People really don't seem to value skilled labour.
    • dunroving
    • By dunroving 9th Apr 18, 9:54 AM
    • 987 Posts
    • 618 Thanks
    dunroving
    I don't know why people add up skilled self employed hourly rates like they're calculating an employee's salary. But if you're going to do it then be realistic.

    I didn't say 50/hour. Lets paint a rosy picture of 50 per job with three or four jobs a day, five days a week for nine months a year. That's 39K right at the top end before any of the considerable costs have been taken out. I'd say those figures are very optimistic.

    People really don't seem to value skilled labour.
    Originally posted by shortcrust
    I do these sorts of calculations whenever I think a tradesperson's quote is high. I usually pretty quickly come to the conclusion that it is not.
    (Nearly) dunroving
    • fishybusiness
    • By fishybusiness 9th Apr 18, 5:13 PM
    • 1,180 Posts
    • 728 Thanks
    fishybusiness
    Tips for finding a gardener you will keep.....

    Don't expect a weekly visit, or even fortnightly unless you have a lot of work for them. Time is money, and travelling from job to job lowers potential earnings. Perhaps ask for a once a month visit and pay for 4 or 6 hours work, gardeners are much happier to take on larger lumps of work.

    Expect to pay £20 per hour plus if you want someone you can trust to prune your shrubs, deal with weeds, know what to cut when and generally get on with it.

    Waste costs vary around the country but expect to pay £5 to £10 for a metre cubed bag of waste, removal and disposal - commercial disposal rates plus time to and from disposal can add up and your gardener still has to earn a living.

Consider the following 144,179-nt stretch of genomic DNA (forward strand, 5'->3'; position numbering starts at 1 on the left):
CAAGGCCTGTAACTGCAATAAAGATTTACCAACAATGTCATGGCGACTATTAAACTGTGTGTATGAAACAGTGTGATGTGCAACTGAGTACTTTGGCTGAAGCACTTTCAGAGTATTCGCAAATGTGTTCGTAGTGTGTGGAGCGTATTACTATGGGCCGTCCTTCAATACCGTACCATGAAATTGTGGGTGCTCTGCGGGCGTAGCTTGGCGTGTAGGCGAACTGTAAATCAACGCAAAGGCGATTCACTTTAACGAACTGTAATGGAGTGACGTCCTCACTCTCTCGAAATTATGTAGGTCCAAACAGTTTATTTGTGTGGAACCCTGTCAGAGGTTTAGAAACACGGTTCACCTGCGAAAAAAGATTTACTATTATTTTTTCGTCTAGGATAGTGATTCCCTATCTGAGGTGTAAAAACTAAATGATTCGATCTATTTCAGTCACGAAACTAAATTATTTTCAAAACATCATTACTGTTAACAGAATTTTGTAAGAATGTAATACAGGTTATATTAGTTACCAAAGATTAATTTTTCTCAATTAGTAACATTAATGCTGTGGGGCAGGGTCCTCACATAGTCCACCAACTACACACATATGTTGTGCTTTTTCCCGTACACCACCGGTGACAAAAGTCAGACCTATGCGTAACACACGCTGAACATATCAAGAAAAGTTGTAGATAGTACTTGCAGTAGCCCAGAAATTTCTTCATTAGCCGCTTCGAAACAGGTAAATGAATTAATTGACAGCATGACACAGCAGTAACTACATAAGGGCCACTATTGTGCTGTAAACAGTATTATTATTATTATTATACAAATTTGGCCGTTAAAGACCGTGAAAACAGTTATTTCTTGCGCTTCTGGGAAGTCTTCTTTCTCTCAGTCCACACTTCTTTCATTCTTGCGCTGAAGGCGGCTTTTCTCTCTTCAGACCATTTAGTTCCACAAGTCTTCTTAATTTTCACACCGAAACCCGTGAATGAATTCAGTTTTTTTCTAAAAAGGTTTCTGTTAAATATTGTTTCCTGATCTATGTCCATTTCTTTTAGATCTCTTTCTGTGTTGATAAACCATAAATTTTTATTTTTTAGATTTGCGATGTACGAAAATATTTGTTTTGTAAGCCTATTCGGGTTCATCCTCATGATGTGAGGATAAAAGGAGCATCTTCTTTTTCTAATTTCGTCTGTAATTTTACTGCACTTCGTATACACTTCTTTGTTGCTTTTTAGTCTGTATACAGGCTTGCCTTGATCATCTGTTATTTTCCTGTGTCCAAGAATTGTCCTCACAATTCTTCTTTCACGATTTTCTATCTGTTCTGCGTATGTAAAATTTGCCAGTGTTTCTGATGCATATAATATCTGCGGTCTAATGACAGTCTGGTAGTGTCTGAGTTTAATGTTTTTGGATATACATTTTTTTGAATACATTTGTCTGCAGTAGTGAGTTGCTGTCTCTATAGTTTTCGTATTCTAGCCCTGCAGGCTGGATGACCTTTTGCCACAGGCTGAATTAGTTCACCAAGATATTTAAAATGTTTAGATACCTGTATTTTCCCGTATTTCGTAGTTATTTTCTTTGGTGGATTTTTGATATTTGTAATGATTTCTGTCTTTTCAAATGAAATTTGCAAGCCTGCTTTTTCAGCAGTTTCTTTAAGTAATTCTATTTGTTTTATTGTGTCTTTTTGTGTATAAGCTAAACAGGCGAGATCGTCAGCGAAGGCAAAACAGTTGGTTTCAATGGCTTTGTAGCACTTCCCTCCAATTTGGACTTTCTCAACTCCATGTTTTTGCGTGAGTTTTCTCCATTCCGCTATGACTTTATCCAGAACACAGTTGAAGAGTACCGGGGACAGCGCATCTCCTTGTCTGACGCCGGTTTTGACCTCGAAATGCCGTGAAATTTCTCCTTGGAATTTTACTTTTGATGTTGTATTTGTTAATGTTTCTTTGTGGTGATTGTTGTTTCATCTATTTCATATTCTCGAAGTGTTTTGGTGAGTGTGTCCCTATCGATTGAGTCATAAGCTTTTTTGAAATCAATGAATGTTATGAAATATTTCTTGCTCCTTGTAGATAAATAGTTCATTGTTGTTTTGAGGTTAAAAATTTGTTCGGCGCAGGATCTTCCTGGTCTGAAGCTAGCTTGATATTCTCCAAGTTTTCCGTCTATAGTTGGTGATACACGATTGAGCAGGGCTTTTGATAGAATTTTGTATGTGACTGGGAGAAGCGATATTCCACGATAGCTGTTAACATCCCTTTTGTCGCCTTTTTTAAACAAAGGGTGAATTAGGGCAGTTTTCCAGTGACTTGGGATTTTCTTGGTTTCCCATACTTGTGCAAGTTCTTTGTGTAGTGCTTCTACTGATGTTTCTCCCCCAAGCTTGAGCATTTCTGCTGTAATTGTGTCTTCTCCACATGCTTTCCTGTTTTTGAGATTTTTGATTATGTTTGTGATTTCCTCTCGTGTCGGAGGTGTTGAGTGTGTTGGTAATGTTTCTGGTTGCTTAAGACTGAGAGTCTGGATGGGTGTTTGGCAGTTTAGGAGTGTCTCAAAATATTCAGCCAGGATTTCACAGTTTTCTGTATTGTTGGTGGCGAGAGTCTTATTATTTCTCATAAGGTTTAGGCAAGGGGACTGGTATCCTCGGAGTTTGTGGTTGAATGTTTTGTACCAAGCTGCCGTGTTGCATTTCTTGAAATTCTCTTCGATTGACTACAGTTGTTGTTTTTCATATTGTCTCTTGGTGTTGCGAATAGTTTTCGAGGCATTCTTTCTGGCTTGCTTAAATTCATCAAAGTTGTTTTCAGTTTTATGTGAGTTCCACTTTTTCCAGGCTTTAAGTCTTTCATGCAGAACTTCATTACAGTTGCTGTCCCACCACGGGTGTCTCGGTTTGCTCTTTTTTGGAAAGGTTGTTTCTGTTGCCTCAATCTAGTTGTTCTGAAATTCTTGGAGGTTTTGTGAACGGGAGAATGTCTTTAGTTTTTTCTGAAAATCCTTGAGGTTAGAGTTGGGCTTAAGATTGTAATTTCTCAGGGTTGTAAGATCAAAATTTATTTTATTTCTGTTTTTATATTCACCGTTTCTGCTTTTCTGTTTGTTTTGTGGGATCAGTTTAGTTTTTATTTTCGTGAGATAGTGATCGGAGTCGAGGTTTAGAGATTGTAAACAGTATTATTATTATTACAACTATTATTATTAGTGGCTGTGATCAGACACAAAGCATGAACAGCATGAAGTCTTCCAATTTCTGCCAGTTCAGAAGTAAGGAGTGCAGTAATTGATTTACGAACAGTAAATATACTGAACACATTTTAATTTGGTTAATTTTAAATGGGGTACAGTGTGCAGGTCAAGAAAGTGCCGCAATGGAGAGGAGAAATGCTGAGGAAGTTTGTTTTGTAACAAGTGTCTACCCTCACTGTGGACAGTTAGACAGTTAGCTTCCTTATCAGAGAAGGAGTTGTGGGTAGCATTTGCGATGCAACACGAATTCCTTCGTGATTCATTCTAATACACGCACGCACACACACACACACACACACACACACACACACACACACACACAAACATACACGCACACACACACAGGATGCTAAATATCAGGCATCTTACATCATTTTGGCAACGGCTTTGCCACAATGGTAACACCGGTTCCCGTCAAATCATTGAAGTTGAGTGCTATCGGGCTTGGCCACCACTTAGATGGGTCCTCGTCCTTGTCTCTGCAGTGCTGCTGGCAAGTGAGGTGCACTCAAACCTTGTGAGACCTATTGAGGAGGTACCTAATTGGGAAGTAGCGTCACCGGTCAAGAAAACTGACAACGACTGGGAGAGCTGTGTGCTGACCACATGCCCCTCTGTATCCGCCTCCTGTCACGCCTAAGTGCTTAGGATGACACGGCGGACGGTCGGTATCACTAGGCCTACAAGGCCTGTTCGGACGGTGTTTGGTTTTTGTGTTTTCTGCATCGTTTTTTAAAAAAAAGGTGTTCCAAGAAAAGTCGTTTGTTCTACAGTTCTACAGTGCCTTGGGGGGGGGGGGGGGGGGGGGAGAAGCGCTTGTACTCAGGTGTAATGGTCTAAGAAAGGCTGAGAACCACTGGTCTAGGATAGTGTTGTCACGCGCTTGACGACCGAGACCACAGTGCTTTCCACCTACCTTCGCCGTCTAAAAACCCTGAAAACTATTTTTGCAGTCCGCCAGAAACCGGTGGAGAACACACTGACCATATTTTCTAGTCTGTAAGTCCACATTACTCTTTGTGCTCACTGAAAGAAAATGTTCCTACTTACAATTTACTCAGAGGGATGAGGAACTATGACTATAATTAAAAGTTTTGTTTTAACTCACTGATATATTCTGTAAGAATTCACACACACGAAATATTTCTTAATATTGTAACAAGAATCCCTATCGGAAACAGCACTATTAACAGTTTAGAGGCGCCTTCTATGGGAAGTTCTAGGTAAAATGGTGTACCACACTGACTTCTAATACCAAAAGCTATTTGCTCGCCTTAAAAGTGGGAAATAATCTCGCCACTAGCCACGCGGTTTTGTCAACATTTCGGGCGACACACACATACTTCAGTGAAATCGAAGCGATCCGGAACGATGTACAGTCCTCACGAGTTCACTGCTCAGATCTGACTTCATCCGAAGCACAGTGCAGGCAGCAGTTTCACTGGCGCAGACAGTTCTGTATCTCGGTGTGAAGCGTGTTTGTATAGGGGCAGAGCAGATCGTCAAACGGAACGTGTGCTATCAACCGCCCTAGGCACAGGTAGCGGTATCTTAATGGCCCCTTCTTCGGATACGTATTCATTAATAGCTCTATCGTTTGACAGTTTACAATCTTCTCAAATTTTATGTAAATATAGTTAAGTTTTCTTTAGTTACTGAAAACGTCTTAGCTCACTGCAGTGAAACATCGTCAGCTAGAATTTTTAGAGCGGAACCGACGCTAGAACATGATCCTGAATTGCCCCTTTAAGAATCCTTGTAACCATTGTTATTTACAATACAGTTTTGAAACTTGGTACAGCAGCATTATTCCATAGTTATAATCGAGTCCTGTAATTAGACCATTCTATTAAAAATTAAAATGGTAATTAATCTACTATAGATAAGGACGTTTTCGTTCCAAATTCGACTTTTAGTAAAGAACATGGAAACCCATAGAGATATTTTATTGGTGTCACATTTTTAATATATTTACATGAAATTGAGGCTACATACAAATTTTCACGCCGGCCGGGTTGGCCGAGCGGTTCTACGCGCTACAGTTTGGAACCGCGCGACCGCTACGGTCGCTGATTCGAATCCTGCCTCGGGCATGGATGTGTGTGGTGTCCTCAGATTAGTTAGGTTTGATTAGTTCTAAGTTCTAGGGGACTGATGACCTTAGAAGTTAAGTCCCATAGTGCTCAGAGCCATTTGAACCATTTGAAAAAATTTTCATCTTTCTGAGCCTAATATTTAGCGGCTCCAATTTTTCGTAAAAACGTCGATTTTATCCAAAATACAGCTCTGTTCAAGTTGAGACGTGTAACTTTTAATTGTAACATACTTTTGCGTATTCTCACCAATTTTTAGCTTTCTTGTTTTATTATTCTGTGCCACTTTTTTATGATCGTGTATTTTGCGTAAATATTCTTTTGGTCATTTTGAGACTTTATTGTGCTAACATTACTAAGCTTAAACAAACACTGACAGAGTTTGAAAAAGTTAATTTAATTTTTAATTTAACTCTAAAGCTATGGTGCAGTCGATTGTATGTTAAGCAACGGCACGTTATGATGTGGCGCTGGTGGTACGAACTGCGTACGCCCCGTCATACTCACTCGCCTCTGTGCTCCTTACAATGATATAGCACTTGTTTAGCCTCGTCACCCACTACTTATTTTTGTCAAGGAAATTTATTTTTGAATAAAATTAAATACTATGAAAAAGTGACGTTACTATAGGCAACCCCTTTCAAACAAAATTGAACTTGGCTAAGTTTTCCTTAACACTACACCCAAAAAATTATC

Look after your gardener and he/ she will always come back.
    • glasgowdan
    • By glasgowdan 9th Apr 18, 7:01 PM
    • 2,857 Posts
    • 3,202 Thanks
    glasgowdan
    Discussions like these are valuable. Sadly there are still a lot of (generally older) people who think a gardener should be lucky to have the priveledge of working for them and £15/hr is a good rate!

    Consider this... a gardener may cost £10/hr to run as a business. They are often onky able to work 9-10months a year, there is no holiday pay, no employers pension contributions or sick pay, and any professional running a business deserves to make £30k. Now start crunching numbers.

    A gardener has to have PL insurance. They have to pay themselves for training courses for chainsaws, pesticides, machinery use, as well as spend a lot of time learning on the job.

    Gardeners have to deal with some members of the public trying to cancel their visits at arrival when it rains. Dog poo in lawns which flies all over your face when strimming.

    Expecting someone to drive to your house and do skilled work with (typically) £4000-worth of equipment for £20 is a joke. It's an archaic mindset that will hopefully die out with the dinosaurs eventually.

    As a pr0fessional gardener in the trade 9 years so far, and one who still has a number of original clients, it definitely takes two to tango. If you struggle to keep a good quality gardener maybe you're giving off bad vibes!
    • glasgowdan
    • By glasgowdan 9th Apr 18, 7:04 PM
    • 2,857 Posts
    • 3,202 Thanks
    glasgowdan